Catholic author Flannery O’Connor’s short stories have been captivating readers for decades. Unlike some writers, whose fame comes after death, Ms O’Connor enjoyed readers’ appreciation during her lifetime for her well-crafted prose, unforgettable characters and gripping plots, which culminated with insights into the fragile human condition.
Jesuit Father Michael Paul Gallagher gave a fascinating presentation recently on this 20th-century writer to participants in The Lay Centre’s on-going series on women and their contributions to the Church. Fr Gallagher delved into the author’s faith life and its influence on her bold writing, which he says still continues to lead readers “toward a divine explosion of grace”.
Fr Gallagher kindly shared his thoughts on Flannery O’Connor with The Lay Centre in the interview format below. Read his insights. Then listen to the celebrated writer read one of her well-known stories.
Q. What could you share with us briefly about the life of this Catholic woman and writer, Flannery O’Connor?
Flannery O’Connor died just 50 years ago at the age of 39, having written just two short novels and about 30 short stories. She was born, of Irish blood, in Savannah, Georgia, in the south of the United States in 1925. When she was only 25 she discovered that she had inherited the disease lupus from her father and from then on she knew that she had not many years to live. Instead of causing depression or self-pity, this knowledge seems to have spurred her on to write marvellously ironic stories about ultimate themes such as grace and sin, pride and judgement.
After her death when her letters and essays were published, gradually people began to recognise her also as a sharp Catholic thinker, grounded in theology and passionate about her faith. She called herself a “hillbilly Thomist” who read Aquinas for twenty minutes every night before going to bed. She also read many of the major theologians of the period and commented that this made her fiction more courageous. Thomas Merton saw her as an equal of Sophocles. About a hundred books have been written on her work, many of them recognising her as the most theologically alert novelist of the entire century.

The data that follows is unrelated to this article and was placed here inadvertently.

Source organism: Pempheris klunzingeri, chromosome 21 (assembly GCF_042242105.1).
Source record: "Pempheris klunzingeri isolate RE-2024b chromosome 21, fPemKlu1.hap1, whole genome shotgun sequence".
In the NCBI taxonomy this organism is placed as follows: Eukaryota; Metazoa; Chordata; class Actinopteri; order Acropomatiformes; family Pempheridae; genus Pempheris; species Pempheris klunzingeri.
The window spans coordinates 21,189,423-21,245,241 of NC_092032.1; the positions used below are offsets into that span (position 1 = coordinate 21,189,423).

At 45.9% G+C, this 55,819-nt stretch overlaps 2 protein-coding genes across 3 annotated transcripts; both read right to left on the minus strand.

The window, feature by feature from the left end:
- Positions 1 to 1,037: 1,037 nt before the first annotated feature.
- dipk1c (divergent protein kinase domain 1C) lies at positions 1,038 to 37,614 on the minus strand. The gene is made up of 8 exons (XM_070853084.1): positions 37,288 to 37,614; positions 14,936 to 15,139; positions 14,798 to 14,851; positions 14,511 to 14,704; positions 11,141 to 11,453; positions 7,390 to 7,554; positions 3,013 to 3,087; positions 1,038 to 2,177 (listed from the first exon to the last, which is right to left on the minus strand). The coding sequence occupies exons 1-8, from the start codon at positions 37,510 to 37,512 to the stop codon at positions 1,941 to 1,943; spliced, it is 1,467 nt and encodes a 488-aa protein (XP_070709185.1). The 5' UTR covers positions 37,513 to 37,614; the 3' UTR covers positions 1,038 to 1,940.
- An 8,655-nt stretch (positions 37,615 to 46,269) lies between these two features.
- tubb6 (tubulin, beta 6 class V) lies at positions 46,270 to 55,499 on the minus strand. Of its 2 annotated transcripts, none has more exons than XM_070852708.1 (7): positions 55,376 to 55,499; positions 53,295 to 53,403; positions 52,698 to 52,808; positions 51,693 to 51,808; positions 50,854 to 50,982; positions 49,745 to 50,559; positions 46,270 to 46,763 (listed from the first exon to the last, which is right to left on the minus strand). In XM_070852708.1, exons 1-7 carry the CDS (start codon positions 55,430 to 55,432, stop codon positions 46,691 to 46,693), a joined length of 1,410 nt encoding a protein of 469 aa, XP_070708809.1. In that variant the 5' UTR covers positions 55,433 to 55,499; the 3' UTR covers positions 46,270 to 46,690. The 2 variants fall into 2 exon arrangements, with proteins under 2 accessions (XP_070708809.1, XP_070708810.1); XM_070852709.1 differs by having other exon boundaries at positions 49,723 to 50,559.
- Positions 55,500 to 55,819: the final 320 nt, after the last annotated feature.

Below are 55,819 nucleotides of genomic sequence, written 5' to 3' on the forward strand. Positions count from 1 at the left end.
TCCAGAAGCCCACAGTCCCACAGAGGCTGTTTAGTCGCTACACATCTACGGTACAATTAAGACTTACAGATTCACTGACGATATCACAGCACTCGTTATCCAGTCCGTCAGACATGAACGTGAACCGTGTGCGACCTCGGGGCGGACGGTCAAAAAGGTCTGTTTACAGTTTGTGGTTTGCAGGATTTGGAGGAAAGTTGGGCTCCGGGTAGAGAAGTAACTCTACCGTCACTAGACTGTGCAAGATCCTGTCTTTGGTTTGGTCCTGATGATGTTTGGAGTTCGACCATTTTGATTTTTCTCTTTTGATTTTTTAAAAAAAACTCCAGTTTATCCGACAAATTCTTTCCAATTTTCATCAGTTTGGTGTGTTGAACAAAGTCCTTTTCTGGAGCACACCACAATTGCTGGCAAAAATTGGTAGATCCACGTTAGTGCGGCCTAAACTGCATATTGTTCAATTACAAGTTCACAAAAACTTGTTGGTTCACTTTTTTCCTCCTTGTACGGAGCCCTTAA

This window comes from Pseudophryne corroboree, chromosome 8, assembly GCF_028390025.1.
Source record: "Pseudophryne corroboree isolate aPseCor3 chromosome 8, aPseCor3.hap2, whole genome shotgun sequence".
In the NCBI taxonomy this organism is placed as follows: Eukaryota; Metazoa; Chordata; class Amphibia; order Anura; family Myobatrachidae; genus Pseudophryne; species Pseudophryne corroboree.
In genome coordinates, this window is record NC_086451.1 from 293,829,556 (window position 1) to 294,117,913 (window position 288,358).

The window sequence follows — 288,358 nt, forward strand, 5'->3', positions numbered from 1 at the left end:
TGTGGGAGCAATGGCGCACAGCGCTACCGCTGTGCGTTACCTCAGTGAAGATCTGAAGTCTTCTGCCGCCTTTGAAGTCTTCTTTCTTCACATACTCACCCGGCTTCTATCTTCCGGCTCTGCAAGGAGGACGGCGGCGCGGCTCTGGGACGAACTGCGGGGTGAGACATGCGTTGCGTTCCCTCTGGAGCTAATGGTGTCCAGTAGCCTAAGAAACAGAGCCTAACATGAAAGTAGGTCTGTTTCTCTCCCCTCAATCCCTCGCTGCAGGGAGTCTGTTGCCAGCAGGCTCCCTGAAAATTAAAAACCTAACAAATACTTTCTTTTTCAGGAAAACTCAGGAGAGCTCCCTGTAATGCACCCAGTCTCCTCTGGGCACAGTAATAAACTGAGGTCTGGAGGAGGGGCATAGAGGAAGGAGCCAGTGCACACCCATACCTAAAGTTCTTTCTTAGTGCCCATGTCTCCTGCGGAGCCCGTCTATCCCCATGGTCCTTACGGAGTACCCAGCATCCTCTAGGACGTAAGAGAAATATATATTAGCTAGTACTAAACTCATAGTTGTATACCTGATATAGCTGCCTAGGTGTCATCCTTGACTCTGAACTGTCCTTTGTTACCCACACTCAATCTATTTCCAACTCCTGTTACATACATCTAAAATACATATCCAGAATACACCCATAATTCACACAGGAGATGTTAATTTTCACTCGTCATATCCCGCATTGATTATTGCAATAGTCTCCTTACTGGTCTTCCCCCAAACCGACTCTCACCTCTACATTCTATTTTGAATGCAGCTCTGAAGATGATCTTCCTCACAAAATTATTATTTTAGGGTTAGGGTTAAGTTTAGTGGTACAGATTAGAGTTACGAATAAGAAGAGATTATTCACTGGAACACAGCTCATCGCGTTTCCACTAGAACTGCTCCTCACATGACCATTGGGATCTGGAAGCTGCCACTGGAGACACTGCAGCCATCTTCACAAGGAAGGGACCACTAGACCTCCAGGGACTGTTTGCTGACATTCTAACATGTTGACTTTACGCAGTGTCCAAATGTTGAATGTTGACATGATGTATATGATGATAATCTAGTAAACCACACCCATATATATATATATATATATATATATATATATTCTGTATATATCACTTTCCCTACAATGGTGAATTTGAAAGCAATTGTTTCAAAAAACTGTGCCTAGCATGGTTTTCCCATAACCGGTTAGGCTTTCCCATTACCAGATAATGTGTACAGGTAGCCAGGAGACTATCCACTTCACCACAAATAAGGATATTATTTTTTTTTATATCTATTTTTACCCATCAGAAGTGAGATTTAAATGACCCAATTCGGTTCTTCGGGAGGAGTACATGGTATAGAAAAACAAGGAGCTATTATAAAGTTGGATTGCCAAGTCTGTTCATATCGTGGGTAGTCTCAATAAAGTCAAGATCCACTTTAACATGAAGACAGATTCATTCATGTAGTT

Q. Some personal writings by Flannery O’Connor were published recently. What do they tell about this rather young writer?
Just a few months ago a small spiritual notebook became a best seller. It was copybook handwritten over sixty years ago by a 21-year-old girl and it was hailed as an extraordinary find. Entitled Prayer Journal, it would never have been published if its young author had not gone on to become probably the greatest Catholic novelist of the last century in English.
Probably she would not have approved of the publication of that recently discovered notebook. It contains many pages of self-worried spirituality and yet it also gives glimpses of her later and larger vision of life and faith. In particular it shows the seriousness with which even this young student (at a creative writing school) took the inner battle of faith.
“I want so to love God all the way,” she wrote. “At the same time I want all the things that seem opposed to it—I want to be a fine writer.” At the same time these personal jottings show her moving from “self-effort” to more trust in God. At one stage she asks about her fiction, “am I trying to shock with God?” and indeed that is what she went on to do with more comic brilliance.
Q. Besides this spiritual notebook that was recently published, what insights do her short stories and novels give us into her own journey of faith?
O’Connor’s path towards faith meant going through the surfaces of life towards an encounter with strangeness. She held that enlarging people’s imagination was a key role for the Church and for a Catholic writer of fiction. Her stories lead her readers towards a larger vision of reality, ultimately towards a divine explosion of grace.
On this necessity of a disturbing transformation she pulled no punches: “I don’t know if anyone can be converted without seeing themselves in a blasting annihilating light, a blast that will last a lifetime”. In a similar spirit she in her youthful journal spoke about reading a French religious novelist called Léon Bloy: he was like an “iceberg” coming to disturb her safe “Titanic”
Q. As you mentioned, Flannery O’Connor is hailed as a great Catholic writer. How would you describe or categorize her as a writer on matters of faith?
Her narratives often dramatise the shock of grace and the shields that people hide behind in order to escape the more demanding aspects of Christian commitment. She described herself as “a Catholic peculiarly possessed of the modern consciousness”, adding that for her “there is only one Reality”, the Incarnation in which “nobody believes” today, and hence “my audience are the people who think God is dead”.